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Bulletin of Mathematical Biology

E Iboi, K Okuneye, O Sharomi, A B Gumel
Deterministic (ordinary differential equation) models for the transmission dynamics of vector-borne diseases that incorporate disease-induced death in the host(s) population(s) are generally known to exhibit the phenomenon of backward bifurcation (where a stable disease-free equilibrium of the model coexists with a stable endemic equilibrium when the associated reproduction number of the model is less than unity). Further, it is well known that, in these models, the phenomenon of backward bifurcation does not occur when the disease-induced death rate is negligible (e...
February 16, 2018: Bulletin of Mathematical Biology
Aleksandra Karolak, Katarzyna A Rejniak
Systemic chemotherapy is one of the main anticancer treatments used for most kinds of clinically diagnosed tumors. However, the efficacy of these drugs can be hampered by the physical attributes of the tumor tissue, such as tortuous vasculature, dense and fibrous extracellular matrix, irregular cellular architecture, tumor metabolic gradients, and non-uniform expression of the cell membrane receptors. This can impede the transport of therapeutic agents to tumor cells in sufficient quantities. In addition, tumor microenvironments undergo dynamic spatio-temporal changes during tumor progression and treatment, which can also obstruct drug efficacy...
February 8, 2018: Bulletin of Mathematical Biology
Matthew P Edgington, Marcus J Tindall
We undertake a detailed mathematical analysis of a recent nonlinear ordinary differential equation (ODE) model describing the chemotactic signalling cascade within an Escherichia coli cell. The model includes a detailed description of the cell signalling cascade and an average approximation of the receptor activity. A steady-state stability analysis reveals the system exhibits one positive real steady state which is shown to be asymptotically stable. Given the occurrence of a negative feedback between phosphorylated CheB (CheB-P) and the receptor state, we ask under what conditions the system may exhibit oscillatory-type behaviour...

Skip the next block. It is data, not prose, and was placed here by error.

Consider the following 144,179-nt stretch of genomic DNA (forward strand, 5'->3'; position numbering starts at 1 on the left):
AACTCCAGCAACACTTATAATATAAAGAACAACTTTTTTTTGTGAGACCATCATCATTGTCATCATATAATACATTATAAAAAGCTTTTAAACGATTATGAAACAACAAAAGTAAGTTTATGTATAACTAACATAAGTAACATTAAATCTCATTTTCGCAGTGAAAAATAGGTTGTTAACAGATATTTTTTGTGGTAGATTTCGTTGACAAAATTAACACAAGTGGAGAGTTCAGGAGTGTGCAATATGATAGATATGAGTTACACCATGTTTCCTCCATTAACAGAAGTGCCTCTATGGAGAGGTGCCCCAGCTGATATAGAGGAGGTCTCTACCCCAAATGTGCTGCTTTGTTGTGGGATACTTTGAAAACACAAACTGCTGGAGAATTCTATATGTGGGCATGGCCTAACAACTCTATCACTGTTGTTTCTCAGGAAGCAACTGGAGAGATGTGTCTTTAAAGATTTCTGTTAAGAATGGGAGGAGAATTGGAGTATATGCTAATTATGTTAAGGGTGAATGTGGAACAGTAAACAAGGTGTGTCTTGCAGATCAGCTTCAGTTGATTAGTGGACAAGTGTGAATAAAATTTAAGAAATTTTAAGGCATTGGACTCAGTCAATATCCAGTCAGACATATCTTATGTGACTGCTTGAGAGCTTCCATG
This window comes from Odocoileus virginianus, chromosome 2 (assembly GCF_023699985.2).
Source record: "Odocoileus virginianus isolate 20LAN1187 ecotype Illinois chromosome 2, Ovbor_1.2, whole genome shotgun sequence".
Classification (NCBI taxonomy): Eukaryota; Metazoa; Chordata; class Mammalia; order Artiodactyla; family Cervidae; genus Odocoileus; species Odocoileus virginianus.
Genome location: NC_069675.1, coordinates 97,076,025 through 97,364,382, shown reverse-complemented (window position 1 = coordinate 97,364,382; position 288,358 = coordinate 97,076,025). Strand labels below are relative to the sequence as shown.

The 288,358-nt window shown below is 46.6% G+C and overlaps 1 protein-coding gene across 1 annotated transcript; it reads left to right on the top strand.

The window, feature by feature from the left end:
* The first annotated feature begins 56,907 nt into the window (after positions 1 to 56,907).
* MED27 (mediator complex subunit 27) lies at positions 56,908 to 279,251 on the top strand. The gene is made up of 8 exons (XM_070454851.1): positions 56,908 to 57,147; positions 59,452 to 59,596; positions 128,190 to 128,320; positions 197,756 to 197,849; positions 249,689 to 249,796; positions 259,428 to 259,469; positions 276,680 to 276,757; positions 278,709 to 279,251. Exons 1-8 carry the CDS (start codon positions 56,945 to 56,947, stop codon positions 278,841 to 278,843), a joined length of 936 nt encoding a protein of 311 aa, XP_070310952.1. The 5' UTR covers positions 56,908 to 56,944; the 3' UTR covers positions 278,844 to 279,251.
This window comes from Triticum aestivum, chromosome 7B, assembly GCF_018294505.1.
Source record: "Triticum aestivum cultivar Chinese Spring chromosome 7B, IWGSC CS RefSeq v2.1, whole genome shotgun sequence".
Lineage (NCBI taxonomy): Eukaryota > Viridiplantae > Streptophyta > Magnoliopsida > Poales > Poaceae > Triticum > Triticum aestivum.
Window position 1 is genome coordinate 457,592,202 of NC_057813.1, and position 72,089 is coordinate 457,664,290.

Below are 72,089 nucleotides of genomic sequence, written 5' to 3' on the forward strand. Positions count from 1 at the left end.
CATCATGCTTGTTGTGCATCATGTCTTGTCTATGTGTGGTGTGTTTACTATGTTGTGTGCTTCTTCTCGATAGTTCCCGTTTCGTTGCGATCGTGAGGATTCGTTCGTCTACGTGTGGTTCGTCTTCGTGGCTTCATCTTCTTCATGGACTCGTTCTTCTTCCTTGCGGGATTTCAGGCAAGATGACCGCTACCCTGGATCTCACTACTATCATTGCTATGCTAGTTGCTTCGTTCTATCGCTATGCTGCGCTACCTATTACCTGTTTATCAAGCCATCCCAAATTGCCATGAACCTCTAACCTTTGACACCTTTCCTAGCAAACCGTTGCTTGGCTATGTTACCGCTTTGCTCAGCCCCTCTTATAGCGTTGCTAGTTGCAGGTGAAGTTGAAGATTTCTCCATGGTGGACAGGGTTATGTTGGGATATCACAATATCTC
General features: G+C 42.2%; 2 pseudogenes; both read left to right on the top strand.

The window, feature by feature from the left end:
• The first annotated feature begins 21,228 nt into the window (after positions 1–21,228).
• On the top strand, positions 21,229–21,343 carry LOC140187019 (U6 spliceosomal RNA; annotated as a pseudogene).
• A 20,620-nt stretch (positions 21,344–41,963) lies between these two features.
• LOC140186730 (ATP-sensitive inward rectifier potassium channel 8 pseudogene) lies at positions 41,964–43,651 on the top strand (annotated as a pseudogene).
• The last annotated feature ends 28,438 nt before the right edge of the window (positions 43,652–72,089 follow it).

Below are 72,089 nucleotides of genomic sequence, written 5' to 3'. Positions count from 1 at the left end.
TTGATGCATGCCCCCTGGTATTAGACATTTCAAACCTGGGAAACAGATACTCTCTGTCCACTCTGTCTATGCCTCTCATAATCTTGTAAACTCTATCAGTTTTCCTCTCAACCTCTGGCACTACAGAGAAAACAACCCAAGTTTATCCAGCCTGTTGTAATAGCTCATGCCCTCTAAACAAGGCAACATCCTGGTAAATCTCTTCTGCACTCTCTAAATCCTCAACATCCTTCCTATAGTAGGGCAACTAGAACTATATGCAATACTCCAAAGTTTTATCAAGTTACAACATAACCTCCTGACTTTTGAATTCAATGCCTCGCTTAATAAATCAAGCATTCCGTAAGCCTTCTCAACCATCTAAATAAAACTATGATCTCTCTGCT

February 5, 2018: Bulletin of Mathematical Biology
Bismark Oduro, Mario J Grijalva, Winfried Just
Insecticide spraying of housing units is an important control measure for vector-borne infections such as Chagas disease. As vectors may invade both from other infested houses and sylvatic areas and as the effectiveness of insecticide wears off over time, the dynamics of (re)infestations can be approximated by [Formula: see text]-type models with a reservoir, where housing units are treated as hosts, and insecticide spraying corresponds to removal of hosts. Here, we investigate three ODE-based models of this type...
February 5, 2018: Bulletin of Mathematical Biology
Chris Durden, Seth Sullivant
Distances between sequences based on their k-mer frequency counts can be used to reconstruct phylogenies without first computing a sequence alignment. Past work has shown that effective use of k-mer methods depends on (1) model-based corrections to distances based on k-mers and (2) breaking long sequences into blocks to obtain repeated trials from the sequence-generating process. Good performance of such methods is based on having many high-quality blocks with many homologous sites, which can be problematic to guarantee a priori...
February 1, 2018: Bulletin of Mathematical Biology
Josh Hiller, James Keesling
We examine basic asymptotic properties of relative risk for two families of generalized Erlang processes (where each one is based off of a simplified Armitage and Doll multistage model) in order to predict relative risk data from cancer. The main theorems that we are able to prove are all corroborated by large clinical studies involving relative risk for former smokers and transplant recipients. We then show that at least some of these theorems do not extend to other Armitage and Doll multistage models. We conclude with suggestions for lifelong increased cancer screening for both former smoker and transplant recipient subpopulations of individuals and possible future directions of research...
January 30, 2018: Bulletin of Mathematical Biology
Oleksii M Matsiaka, Catherine J Penington, Ruth E Baker, Matthew J Simpson